July 16, 2018 in Vida Sana, a non-profit organization. You can read the article below.
‘There is a major lack of legislation on indoor air pollution’
Society is not yet aware of the higher levels of pollution in their homes than in the streets. People are responsible for the indoor air pollution they generate themselves. Air quality expert Carles Surià says there is a lack of legislation and information on indoor air pollution and he puts forward several solutions.
If we spend most of our time indoors, why don’t we worry more about the air we breathe at home or in the office? Many of the legislated outdoor air pollutants have much higher indoor air values.
This is what Carles Surià, an expert engineer in air quality measurements, is asking himself, and he explains that society is not yet aware of the level of pollution that exists inside their homes, which is higher than in the streets. A study carried out 30 years ago already showed that external pollutants such as lead, cadmium, arsenic, benzopyrene and benzene were 2 to 5 times higher in enclosed areas.
“There is a major lack of legislation on indoor air pollution, especially in housing, and this is because residents are responsible for the indoor air pollution they generate themselves,” says Carles Surià. In this situation, the expert questions why administrations do not provide more information on risks or how to act. “Why do governments not extend the quality standards of consumer products to ensure that they do not emit pollutants into the interior space? It is clear that reducing indoor pollution would reduce health care costs.
According to Surià, these concentrations of toxins, which are higher in the interior spaces, are due to insufficient ventilation and also to an artificial environment caused by the plastics and synthetic materials in the home, which causes an electrostatically charged environment to be generated that increases the concentration of dust in the interior environment. The harmful substances that are generated adhere to this dust and remain in the air.
Among the most common pollutants with higher household values are:
–Organic substances: for example, solvents or aromatic hydrocarbons, which cause respiratory problems, eye and throat irritation, dizziness, irritability and difficulty in concentration.
–Radon gas: is the second cause of lung cancer. Naturally problematic in areas with granitic soils such as Galicia or with sandstone such as El Maresme (Barcelona). Users increase this pollutant by insufficiently ventilating and introducing radon-emitting materials into the home, such as granite in kitchens.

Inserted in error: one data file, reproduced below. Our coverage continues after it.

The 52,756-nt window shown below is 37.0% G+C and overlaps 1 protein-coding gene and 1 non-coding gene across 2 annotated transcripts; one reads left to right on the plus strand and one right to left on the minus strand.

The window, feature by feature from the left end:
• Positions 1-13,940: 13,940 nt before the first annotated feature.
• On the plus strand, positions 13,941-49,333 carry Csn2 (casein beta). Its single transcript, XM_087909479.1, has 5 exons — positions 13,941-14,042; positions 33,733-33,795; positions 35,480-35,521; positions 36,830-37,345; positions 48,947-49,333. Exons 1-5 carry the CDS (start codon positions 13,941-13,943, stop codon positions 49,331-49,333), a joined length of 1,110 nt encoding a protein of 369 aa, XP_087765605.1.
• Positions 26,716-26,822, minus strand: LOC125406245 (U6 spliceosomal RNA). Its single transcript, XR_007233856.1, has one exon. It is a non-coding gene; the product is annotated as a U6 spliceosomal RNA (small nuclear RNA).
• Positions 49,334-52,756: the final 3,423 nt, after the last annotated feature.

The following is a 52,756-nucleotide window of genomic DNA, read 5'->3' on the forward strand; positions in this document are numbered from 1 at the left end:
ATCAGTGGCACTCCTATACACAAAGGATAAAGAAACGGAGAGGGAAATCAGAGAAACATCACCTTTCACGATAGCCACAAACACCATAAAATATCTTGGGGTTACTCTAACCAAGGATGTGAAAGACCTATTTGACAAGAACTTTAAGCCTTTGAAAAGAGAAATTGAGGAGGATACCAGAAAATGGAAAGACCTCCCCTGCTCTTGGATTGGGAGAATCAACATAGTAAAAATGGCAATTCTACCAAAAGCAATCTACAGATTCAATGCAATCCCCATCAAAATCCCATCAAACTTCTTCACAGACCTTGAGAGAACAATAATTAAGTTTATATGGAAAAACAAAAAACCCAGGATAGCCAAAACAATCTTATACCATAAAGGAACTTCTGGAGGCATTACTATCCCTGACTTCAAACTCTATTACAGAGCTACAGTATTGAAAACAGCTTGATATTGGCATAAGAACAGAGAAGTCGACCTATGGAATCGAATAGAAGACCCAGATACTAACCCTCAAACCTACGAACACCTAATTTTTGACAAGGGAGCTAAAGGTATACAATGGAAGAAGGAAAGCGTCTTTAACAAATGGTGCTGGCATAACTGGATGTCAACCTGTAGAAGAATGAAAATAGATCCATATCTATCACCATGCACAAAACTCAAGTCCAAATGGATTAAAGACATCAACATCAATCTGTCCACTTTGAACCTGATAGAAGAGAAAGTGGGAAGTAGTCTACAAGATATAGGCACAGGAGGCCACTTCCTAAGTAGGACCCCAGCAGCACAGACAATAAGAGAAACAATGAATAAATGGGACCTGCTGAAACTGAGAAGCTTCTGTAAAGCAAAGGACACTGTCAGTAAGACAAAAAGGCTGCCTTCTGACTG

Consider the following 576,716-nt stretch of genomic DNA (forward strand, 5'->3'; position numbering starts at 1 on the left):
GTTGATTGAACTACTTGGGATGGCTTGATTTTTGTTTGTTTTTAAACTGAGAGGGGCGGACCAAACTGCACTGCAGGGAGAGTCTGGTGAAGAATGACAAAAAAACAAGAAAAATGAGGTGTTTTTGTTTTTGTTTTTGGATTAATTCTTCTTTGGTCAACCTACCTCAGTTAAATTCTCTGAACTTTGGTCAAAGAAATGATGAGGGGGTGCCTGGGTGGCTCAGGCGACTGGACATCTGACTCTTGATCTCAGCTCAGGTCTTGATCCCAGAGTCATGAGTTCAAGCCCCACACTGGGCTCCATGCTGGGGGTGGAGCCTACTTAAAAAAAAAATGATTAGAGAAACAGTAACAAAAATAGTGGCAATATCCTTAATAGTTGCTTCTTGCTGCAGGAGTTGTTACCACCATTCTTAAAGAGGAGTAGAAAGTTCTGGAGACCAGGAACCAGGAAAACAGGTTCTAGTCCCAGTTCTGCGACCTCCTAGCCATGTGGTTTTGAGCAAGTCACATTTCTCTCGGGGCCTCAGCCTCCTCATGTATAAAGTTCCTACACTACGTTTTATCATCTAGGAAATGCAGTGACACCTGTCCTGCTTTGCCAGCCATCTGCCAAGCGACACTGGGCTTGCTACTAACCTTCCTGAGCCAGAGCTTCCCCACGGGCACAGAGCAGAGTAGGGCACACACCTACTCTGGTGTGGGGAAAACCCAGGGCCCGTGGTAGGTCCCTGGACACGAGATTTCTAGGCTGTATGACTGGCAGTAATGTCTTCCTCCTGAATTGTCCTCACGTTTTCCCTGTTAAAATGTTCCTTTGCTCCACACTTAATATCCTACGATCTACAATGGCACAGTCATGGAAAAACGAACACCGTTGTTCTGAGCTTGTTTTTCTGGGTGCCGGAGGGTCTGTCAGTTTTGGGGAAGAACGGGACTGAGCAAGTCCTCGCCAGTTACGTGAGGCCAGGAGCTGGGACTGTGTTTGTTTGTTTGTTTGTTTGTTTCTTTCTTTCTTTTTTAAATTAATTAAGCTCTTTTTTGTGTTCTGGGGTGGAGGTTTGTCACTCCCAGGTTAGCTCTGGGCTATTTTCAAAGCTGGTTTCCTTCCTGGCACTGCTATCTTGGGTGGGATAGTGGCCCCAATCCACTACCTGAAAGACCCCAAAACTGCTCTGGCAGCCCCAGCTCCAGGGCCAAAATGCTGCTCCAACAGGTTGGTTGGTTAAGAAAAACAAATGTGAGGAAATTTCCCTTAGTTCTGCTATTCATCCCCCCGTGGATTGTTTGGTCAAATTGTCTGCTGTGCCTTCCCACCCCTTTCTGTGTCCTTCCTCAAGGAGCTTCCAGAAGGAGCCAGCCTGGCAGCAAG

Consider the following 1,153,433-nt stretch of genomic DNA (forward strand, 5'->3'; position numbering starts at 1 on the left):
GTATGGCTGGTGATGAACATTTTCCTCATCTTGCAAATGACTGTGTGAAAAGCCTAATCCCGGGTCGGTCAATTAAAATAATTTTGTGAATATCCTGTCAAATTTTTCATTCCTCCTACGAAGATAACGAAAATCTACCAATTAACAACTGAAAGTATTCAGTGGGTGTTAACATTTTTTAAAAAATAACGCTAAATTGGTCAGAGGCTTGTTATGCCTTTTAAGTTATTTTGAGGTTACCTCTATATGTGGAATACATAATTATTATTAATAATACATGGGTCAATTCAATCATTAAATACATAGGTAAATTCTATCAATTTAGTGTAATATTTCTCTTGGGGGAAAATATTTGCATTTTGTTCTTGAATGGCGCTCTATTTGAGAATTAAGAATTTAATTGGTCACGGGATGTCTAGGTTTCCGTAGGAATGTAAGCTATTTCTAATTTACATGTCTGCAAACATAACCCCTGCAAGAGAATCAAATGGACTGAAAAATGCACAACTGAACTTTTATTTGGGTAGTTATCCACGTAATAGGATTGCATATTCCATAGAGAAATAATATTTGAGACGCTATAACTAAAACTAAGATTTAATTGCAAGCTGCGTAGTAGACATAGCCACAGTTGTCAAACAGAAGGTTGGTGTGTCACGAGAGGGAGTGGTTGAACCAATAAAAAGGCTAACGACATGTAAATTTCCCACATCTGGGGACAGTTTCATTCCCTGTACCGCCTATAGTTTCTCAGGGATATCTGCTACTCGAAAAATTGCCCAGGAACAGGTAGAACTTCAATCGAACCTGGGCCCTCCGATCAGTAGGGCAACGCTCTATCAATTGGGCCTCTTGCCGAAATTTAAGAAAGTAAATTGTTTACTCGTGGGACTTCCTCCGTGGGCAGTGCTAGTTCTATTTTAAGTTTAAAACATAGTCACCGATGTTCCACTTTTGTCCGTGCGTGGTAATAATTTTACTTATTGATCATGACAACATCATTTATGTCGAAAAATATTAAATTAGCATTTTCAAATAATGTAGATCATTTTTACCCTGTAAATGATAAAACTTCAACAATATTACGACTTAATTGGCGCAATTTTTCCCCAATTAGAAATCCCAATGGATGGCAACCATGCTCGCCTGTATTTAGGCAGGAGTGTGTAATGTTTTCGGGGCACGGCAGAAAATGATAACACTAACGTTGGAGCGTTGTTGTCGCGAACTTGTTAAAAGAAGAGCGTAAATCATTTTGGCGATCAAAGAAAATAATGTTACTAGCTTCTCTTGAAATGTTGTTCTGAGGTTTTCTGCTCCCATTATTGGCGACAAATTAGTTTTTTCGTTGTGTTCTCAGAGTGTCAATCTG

–Biological contamination: for example, fungi and mites, which cause effects on the respiratory tract. Their presence is increasing in homes as homes are rehabilitated and thermal insulation is increased to save energy without due precaution. It is frequently reformed without allowing water vapour permeability, which condenses on cold facade walls where fungi expand. In these spaces the humidity increases and the appropriate conditions are formed for the proliferation of mites in mattresses or curtains.
–Domestic dust: Penetrate the respiratory system with breathing. They are among the worst pollutants for human health and more frequent the more electrostatic charge there is in the environment. The finest particles can reach the pulmonary alveoli and from there carry harmful substances in very sensitive areas and aggravate pathologies.
The solution? Carles Surià comments that there is a wide scope for action and that some of the solutions would involve correct ventilation habits, the reduction of indoor pollution sources such as furniture and artificial building materials, tobacco smoke, non-biodegradable cleaning products or carpets, relative humidity control, plants for purifying environments with low humidity, installation of extractors in bathrooms and kitchens, as well as periodic controls of indoor air quality, the promotion of electric cookers and information campaigns. As far as possible, incorporate night ventilation to avoid the accumulation of moisture generated during sleep.